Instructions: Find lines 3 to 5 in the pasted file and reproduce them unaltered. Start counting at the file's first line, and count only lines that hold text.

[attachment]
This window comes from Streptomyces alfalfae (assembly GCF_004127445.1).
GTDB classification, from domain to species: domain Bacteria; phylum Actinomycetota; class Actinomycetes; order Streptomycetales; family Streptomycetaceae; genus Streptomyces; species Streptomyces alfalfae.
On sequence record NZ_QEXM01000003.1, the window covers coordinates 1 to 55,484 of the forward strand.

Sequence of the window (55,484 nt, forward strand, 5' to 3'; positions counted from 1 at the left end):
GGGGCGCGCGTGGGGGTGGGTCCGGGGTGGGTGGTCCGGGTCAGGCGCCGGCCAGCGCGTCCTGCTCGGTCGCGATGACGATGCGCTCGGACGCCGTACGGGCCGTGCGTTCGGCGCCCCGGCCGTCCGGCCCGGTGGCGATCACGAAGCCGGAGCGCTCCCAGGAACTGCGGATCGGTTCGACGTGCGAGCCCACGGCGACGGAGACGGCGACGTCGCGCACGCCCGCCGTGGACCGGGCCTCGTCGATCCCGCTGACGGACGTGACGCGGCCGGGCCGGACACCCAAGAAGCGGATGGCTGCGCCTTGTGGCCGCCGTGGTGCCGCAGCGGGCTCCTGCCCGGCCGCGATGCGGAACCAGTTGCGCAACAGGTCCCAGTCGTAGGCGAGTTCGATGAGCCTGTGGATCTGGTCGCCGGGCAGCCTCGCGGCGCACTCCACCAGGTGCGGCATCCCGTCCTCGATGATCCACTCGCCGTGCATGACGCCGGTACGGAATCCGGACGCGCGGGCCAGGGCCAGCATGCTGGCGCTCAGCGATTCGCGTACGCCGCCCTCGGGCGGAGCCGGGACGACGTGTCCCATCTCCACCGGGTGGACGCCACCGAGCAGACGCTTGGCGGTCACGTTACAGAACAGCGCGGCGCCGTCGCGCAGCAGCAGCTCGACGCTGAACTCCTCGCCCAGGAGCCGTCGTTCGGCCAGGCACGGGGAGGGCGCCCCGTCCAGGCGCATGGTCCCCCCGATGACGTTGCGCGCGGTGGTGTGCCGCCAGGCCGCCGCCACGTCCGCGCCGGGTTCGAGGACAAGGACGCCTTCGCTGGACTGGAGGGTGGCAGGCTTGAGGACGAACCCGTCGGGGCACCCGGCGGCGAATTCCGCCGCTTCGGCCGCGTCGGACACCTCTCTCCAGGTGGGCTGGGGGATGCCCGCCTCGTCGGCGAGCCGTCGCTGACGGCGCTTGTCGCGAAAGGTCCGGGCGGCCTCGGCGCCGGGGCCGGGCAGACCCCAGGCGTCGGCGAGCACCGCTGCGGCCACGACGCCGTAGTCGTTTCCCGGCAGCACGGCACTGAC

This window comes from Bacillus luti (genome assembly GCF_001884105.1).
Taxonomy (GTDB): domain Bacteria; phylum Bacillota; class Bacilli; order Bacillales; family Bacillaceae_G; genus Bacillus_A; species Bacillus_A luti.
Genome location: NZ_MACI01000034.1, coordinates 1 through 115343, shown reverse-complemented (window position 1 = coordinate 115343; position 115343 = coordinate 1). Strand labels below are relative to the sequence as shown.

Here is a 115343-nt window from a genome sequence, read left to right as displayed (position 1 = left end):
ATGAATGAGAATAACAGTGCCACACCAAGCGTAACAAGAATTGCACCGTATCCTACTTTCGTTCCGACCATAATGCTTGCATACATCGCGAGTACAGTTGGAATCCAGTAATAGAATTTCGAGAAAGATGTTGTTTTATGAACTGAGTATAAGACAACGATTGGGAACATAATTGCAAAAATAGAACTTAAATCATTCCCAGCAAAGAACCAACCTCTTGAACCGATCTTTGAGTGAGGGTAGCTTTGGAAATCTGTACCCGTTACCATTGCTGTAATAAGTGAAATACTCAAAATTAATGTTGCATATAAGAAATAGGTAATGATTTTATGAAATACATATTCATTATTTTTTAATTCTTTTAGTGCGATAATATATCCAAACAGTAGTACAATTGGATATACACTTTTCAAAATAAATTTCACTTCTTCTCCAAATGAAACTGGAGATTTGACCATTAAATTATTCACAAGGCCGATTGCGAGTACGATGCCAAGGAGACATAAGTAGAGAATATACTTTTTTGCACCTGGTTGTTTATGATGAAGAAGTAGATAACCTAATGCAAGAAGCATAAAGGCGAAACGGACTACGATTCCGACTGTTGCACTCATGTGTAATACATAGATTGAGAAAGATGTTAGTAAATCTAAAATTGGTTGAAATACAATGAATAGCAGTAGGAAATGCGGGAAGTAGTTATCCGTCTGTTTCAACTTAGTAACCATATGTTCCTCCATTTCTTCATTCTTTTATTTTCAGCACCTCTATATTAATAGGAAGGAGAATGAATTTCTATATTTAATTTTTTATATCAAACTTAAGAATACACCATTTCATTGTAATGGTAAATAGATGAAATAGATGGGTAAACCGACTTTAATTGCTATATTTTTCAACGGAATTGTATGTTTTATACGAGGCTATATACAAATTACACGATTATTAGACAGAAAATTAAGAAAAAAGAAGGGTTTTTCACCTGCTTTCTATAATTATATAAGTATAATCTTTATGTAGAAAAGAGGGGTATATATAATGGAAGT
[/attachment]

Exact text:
On sequence record NZ_QEXM01000003.1, the window covers coordinates 1 to 55,484 of the forward strand.

Sequence of the window (55,484 nt, forward strand, 5' to 3'; positions counted from 1 at the left end):
GGGGCGCGCGTGGGGGTGGGTCCGGGGTGGGTGGTCCGGGTCAGGCGCCGGCCAGCGCGTCCTGCTCGGTCGCGATGACGATGCGCTCGGACGCCGTACGGGCCGTGCGTTCGGCGCCCCGGCCGTCCGGCCCGGTGGCGATCACGAAGCCGGAGCGCTCCCAGGAACTGCGGATCGGTTCGACGTGCGAGCCCACGGCGACGGAGACGGCGACGTCGCGCACGCCCGCCGTGGACCGGGCCTCGTCGATCCCGCTGACGGACGTGACGCGGCCGGGCCGGACACCCAAGAAGCGGATGGCTGCGCCTTGTGGCCGCCGTGGTGCCGCAGCGGGCTCCTGCCCGGCCGCGATGCGGAACCAGTTGCGCAACAGGTCCCAGTCGTAGGCGAGTTCGATGAGCCTGTGGATCTGGTCGCCGGGCAGCCTCGCGGCGCACTCCACCAGGTGCGGCATCCCGTCCTCGATGATCCACTCGCCGTGCATGACGCCGGTACGGAATCCGGACGCGCGGGCCAGGGCCAGCATGCTGGCGCTCAGCGATTCGCGTACGCCGCCCTCGGGCGGAGCCGGGACGACGTGTCCCATCTCCACCGGGTGGACGCCACCGAGCAGACGCTTGGCGGTCACGTTACAGAACAGCGCGGCGCCGTCGCGCAGCAGCAGCTCGACGCTGAACTCCTCGCCCAGGAGCCGTCGTTCGGCCAGGCACGGGGAGGGCGCCCCGTCCAGGCGCATGGTCCCCCCGATGACGTTGCGCGCGGTGGTGTGCCGCCAGGCCGCCGCCACGTCCGCGCCGGGTTCGAGGACAAGGACGCCTTCGCTGGACTGGAGGGTGGCAGGCTTGAGGACGAACCCGTCGGGGCACCCGGCGGCGAATTCCGCCGCTTCGGCCGCGTCGGACACCTCTCTCCAGGTGGGCTGGGGGATGCCCGCCTCGTCGGCGAGCCGTCGCTGACGGCGCTTGTCGCGAAAGGTCCGGGCGGCCTCGGCGCCGGGGCCGGGCAGACCCCAGGCGTCGGCGAGCACCGCTGCGGCCACGACGCCGTAGTCGTTTCCCGGCAGCACGGCACTGAC